Secondly, how much of the AUA represents full service administration compared to NAV Light or share registration only? As we've pointed out before, not all fund administration is created equal. Being hired by a $20 billion multi strategy fund just to handle the shareholder statements is obviously not the same as being hired by that firm to maintain transaction accounting records, value the portfolio, and cut the NAV. Yet, the $20 billion share registration client still inflates the AUA figure.
We're reminded of the case of a small Bermuda admin shop that merely provided directorship services to a large, well known hedge fund group, but still included those assets in its assets under administration figure. Several other admin companies have large reported AUA but, for the vast majority of their clients, provide only share registration servicing or, at best, limited forms of "NAV Light".
This second issue is much more challenging, because it highlights the fact that there is no such thing as "standard" administration servicing. Going forward, this is going to be an ever greater due diligence challenge - we are seeing less rather than more standardization, and particularly much less admin involvement in pricing (which will be a topic to which we will return).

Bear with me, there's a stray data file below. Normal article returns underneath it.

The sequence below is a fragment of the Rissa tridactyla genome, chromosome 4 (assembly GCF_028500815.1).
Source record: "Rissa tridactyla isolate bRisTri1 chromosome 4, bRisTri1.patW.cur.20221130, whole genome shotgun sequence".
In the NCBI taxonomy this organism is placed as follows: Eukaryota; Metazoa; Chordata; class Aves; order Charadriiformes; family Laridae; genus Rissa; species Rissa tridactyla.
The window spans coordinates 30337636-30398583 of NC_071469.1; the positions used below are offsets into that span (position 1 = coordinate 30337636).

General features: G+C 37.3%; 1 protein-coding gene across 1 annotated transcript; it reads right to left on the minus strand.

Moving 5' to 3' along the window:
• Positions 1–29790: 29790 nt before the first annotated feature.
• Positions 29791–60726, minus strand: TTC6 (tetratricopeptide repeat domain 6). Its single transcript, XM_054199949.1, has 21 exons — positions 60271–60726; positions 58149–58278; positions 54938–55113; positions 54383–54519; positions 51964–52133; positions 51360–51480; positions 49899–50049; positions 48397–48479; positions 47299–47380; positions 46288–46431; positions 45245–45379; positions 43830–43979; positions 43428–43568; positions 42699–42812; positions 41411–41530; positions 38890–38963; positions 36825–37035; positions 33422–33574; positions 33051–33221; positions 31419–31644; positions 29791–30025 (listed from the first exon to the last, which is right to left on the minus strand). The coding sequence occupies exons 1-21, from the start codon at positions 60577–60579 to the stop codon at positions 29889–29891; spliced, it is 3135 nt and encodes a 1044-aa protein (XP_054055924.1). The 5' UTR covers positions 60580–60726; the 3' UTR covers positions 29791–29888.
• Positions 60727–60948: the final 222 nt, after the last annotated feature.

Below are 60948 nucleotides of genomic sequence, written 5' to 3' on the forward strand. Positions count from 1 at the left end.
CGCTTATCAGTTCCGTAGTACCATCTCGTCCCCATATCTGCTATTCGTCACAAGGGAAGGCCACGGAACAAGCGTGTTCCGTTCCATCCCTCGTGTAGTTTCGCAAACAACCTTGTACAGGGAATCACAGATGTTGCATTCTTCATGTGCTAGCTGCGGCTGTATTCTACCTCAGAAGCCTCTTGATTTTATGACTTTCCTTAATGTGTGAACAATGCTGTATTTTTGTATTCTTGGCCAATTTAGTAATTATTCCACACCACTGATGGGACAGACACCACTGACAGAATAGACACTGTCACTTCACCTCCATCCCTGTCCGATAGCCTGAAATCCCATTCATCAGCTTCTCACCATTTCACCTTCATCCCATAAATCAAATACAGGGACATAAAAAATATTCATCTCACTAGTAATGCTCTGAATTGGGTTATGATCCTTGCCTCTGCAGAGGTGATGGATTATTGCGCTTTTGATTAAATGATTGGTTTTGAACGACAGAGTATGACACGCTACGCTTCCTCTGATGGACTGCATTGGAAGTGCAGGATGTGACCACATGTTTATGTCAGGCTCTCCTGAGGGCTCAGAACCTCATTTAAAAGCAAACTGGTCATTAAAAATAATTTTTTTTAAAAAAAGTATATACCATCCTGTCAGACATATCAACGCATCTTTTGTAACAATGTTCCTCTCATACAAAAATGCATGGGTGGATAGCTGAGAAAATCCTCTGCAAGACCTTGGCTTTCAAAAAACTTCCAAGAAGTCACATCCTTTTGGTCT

Finally, we couldn't let the BoNY press release pass by without highlighting the phrase:
'As the trend continues, hedge fund managers will need to be able to provide institutional-quality services supported by an independent third-party provider. The Bank of New York Mellon offers the stability and custom reporting these clients demand."
Guys - your client is the investor, not the fund manager. We're the ones that pay your fees - remember?
During a recent conversation, someone mentioned "Paulson". It struck us that the association the hedge fund industry has for this name provides just one little example of how things have changed over the past 12 months.
A year ago, mentioning Paulson immediately brought to mind the hedge fund firm and its uber-successful sub prime trade.
Today, Paulson means Hank Paulson, suggesting Fed / government intervention to save us from financial failure (perhaps).